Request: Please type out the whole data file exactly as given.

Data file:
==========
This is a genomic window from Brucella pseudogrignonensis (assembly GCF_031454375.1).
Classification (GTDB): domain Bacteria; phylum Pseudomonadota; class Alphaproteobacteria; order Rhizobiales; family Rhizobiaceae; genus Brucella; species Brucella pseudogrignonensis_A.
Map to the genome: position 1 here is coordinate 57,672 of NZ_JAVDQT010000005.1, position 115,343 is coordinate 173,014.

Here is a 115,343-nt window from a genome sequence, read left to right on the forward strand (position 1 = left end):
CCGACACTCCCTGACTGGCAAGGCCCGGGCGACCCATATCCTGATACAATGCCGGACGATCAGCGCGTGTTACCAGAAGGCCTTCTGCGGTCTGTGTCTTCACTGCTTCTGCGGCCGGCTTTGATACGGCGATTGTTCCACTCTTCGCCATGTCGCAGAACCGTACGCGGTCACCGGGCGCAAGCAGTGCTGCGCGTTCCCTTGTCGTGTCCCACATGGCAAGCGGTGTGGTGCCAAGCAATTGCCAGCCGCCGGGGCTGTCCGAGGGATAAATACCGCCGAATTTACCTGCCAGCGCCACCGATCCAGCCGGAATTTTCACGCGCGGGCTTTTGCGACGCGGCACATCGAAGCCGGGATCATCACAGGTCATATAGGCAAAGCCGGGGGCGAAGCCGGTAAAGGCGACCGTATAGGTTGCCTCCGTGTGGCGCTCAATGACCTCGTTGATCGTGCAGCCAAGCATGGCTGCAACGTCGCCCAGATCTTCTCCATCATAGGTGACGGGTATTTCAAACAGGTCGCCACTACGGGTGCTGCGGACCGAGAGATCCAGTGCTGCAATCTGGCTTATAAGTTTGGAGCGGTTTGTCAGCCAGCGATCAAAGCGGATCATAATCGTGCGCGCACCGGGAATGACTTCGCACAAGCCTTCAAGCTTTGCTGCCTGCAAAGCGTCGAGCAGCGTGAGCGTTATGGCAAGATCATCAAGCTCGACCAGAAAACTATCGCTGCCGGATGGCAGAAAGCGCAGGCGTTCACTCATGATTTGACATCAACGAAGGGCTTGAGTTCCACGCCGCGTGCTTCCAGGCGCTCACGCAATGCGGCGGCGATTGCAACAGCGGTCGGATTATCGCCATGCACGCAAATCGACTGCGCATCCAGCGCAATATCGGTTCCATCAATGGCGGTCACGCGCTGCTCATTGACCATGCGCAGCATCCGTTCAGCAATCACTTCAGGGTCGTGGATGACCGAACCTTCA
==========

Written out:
This is a genomic window from Brucella pseudogrignonensis (assembly GCF_031454375.1).
Classification (GTDB): domain Bacteria; phylum Pseudomonadota; class Alphaproteobacteria; order Rhizobiales; family Rhizobiaceae; genus Brucella; species Brucella pseudogrignonensis_A.
Map to the genome: position 1 here is coordinate 57,672 of NZ_JAVDQT010000005.1, position 115,343 is coordinate 173,014.

Here is a 115,343-nt window from a genome sequence, read left to right on the forward strand (position 1 = left end):
CCGACACTCCCTGACTGGCAAGGCCCGGGCGACCCATATCCTGATACAATGCCGGACGATCAGCGCGTGTTACCAGAAGGCCTTCTGCGGTCTGTGTCTTCACTGCTTCTGCGGCCGGCTTTGATACGGCGATTGTTCCACTCTTCGCCATGTCGCAGAACCGTACGCGGTCACCGGGCGCAAGCAGTGCTGCGCGTTCCCTTGTCGTGTCCCACATGGCAAGCGGTGTGGTGCCAAGCAATTGCCAGCCGCCGGGGCTGTCCGAGGGATAAATACCGCCGAATTTACCTGCCAGCGCCACCGATCCAGCCGGAATTTTCACGCGCGGGCTTTTGCGACGCGGCACATCGAAGCCGGGATCATCACAGGTCATATAGGCAAAGCCGGGGGCGAAGCCGGTAAAGGCGACCGTATAGGTTGCCTCCGTGTGGCGCTCAATGACCTCGTTGATCGTGCAGCCAAGCATGGCTGCAACGTCGCCCAGATCTTCTCCATCATAGGTGACGGGTATTTCAAACAGGTCGCCACTACGGGTGCTGCGGACCGAGAGATCCAGTGCTGCAATCTGGCTTATAAGTTTGGAGCGGTTTGTCAGCCAGCGATCAAAGCGGATCATAATCGTGCGCGCACCGGGAATGACTTCGCACAAGCCTTCAAGCTTTGCTGCCTGCAAAGCGTCGAGCAGCGTGAGCGTTATGGCAAGATCATCAAGCTCGACCAGAAAACTATCGCTGCCGGATGGCAGAAAGCGCAGGCGTTCACTCATGATTTGACATCAACGAAGGGCTTGAGTTCCACGCCGCGTGCTTCCAGGCGCTCACGCAATGCGGCGGCGATTGCAACAGCGGTCGGATTATCGCCATGCACGCAAATCGACTGCGCATCCAGCGCAATATCGGTTCCATCAATGGCGGTCACGCGCTGCTCATTGACCATGCGCAGCATCCGTTCAGCAATCACTTCAGGGTCGTGGATGACCGAACCTTCA